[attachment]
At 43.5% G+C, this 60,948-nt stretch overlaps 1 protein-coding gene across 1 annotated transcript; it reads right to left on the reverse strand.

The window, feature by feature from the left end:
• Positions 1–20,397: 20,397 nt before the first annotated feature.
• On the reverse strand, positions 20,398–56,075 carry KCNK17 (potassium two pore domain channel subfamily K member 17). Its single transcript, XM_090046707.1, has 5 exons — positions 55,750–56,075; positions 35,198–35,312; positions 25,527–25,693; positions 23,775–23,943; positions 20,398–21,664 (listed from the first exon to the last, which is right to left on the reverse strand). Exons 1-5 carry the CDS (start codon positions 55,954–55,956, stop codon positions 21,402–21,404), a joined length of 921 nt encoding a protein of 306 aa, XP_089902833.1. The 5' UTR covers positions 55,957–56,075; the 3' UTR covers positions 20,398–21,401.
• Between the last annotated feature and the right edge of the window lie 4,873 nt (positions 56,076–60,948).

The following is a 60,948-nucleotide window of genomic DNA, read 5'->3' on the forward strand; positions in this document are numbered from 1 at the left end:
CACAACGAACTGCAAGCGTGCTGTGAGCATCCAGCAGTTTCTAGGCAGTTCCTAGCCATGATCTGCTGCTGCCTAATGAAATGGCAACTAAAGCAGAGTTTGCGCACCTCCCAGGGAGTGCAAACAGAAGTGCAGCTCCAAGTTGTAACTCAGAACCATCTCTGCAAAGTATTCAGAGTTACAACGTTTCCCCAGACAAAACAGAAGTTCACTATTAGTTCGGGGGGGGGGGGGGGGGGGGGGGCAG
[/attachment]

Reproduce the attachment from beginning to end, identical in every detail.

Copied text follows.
At 43.5% G+C, this 60,948-nt stretch overlaps 1 protein-coding gene across 1 annotated transcript; it reads right to left on the reverse strand.

The window, feature by feature from the left end:
• Positions 1–20,397: 20,397 nt before the first annotated feature.
• On the reverse strand, positions 20,398–56,075 carry KCNK17 (potassium two pore domain channel subfamily K member 17). Its single transcript, XM_090046707.1, has 5 exons — positions 55,750–56,075; positions 35,198–35,312; positions 25,527–25,693; positions 23,775–23,943; positions 20,398–21,664 (listed from the first exon to the last, which is right to left on the reverse strand). Exons 1-5 carry the CDS (start codon positions 55,954–55,956, stop codon positions 21,402–21,404), a joined length of 921 nt encoding a protein of 306 aa, XP_089902833.1. The 5' UTR covers positions 55,957–56,075; the 3' UTR covers positions 20,398–21,401.
• Between the last annotated feature and the right edge of the window lie 4,873 nt (positions 56,076–60,948).

The following is a 60,948-nucleotide window of genomic DNA, read 5'->3' on the forward strand; positions in this document are numbered from 1 at the left end:
CACAACGAACTGCAAGCGTGCTGTGAGCATCCAGCAGTTTCTAGGCAGTTCCTAGCCATGATCTGCTGCTGCCTAATGAAATGGCAACTAAAGCAGAGTTTGCGCACCTCCCAGGGAGTGCAAACAGAAGTGCAGCTCCAAGTTGTAACTCAGAACCATCTCTGCAAAGTATTCAGAGTTACAACGTTTCCCCAGACAAAACAGAAGTTCACTATTAGTTCGGGGGGGGGGGGGGGGGGGGGGGCAG